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Outsourcing Isn't Always In With End Users

Outsourcing Isn't Always In With End Users

Significant savings are increasingly hard to come by for large, multi-facility energy users even with the help of outside energy experts, according to panelists last week discussing energy management outsourcing at NGI's GasMart/Power '99 in Dallas.

Industrial customers need to push down the energy decision-making in their organizations because in this more competitive energy world commodity buying decisions need to be made hour-by-hour and minute-by-minute, said Terry Cowan, vice president for energy procurement and management at Brubaker &amp Associates, Inc., a Plano, TX-based energy consulting firm.

Among the issues facing industrial customers seeking energy management help, the "objectivity" of energy service firms becomes a major consideration, Cowan said. "We specifically do not own or sell any commodity. We only sell services. If a company wants us to buy their energy, we open it up to the whole field out there.

"The news media emphasize the big guys who participate on both sides. I find it difficult to believe they can participate in an unbiased way."

PG&ampE Energy Services, a non-utility affiliate to giant San Francisco-based Pacific Gas and Electric Co., avoids these potential conflicts by concentrating on overall energy savings results rather than the specific products used to achieve the savings, said Paul DeMartini, vice president of integrated services at PG&ampE Energy Services. DeMartini emphasized that savings are somewhat illusory for commodity buying alone due to continued price volatility for gas and electricity.

"We try to structure our alliances [contracts] in a way that doesn't put us in a position of having to force our particular commodity product on a particular market. We'll put our competitive product on the table, but if it doesn't work, our reward isn't tied to the specific product. We're not tied to selling specific kilowatts or therms, we're tied to delivering value to customers."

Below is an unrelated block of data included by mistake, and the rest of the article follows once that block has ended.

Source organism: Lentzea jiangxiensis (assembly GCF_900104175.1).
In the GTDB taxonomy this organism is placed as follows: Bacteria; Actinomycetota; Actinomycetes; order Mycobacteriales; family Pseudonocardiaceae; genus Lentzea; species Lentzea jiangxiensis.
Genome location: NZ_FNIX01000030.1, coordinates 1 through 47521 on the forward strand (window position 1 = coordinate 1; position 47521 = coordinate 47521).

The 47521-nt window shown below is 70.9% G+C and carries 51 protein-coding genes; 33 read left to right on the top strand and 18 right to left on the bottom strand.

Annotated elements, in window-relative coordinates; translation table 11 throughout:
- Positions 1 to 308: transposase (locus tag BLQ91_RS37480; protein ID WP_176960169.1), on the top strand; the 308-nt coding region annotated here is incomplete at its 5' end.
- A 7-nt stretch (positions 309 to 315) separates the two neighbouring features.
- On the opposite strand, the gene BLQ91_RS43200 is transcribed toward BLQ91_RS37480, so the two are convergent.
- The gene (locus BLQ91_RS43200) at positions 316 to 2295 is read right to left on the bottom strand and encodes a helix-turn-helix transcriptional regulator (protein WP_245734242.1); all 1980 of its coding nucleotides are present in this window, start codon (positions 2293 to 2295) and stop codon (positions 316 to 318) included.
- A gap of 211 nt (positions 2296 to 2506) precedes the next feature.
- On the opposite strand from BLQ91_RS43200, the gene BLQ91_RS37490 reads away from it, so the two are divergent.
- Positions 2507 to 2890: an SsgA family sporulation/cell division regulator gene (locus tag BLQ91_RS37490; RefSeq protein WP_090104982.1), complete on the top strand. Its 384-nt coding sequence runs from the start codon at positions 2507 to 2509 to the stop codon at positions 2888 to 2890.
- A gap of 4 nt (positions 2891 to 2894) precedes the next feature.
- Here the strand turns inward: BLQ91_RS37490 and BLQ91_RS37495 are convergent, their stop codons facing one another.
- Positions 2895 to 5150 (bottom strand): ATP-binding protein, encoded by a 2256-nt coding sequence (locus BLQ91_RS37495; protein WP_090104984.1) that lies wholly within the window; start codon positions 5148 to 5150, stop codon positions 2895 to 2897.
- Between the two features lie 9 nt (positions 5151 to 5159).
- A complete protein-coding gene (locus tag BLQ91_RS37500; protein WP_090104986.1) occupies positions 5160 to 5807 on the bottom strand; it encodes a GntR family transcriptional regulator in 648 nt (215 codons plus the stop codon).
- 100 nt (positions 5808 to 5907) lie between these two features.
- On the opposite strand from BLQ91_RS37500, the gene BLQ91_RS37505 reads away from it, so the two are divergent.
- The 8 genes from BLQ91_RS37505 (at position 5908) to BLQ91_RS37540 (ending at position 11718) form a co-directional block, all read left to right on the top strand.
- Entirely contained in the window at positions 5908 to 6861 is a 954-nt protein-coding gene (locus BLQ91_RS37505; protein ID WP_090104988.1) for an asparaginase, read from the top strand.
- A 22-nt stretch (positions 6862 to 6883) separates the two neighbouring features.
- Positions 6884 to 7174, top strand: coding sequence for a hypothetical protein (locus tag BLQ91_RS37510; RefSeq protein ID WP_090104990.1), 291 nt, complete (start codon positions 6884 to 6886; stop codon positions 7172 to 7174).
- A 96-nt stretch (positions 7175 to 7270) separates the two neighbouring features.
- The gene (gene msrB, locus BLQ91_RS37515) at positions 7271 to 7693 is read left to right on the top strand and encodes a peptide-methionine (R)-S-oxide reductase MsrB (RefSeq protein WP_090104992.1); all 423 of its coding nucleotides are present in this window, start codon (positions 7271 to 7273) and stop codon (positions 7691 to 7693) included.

Jay Rooney, an energy manager for 100 manufacturing facilities owned by Armstrong World Industries, said he thinks there is a real problem when energy service providers are tied to suppliers. Rooney said he doesn't necessarily not do business with these affiliates, but he examines on a facility-by-facility basis whether he needs a "supply-related consultant."

"Are they going to give you truly creative solutions?" he asked. "We look at it on a site-by-site basis."

In general, Rooney said, energy consultants tend to provide "average results," but Armstrong continues to hire a variety of them for specific projects at specific plants. They are helpful, he says, but to "really push the envelope," his firm depends on internal sources in his functional area.

There are ongoing debates about how much potential bottom-line savings are available throughout the industrial sector, but PG&ampE Energy Services' DeMartini estimates that only about 70% of potential savings are actually captured by the typical industrial energy user. Attaining that remaining 30% is a prime target for outsourcing consultants.

Richard Nemec, Dallas

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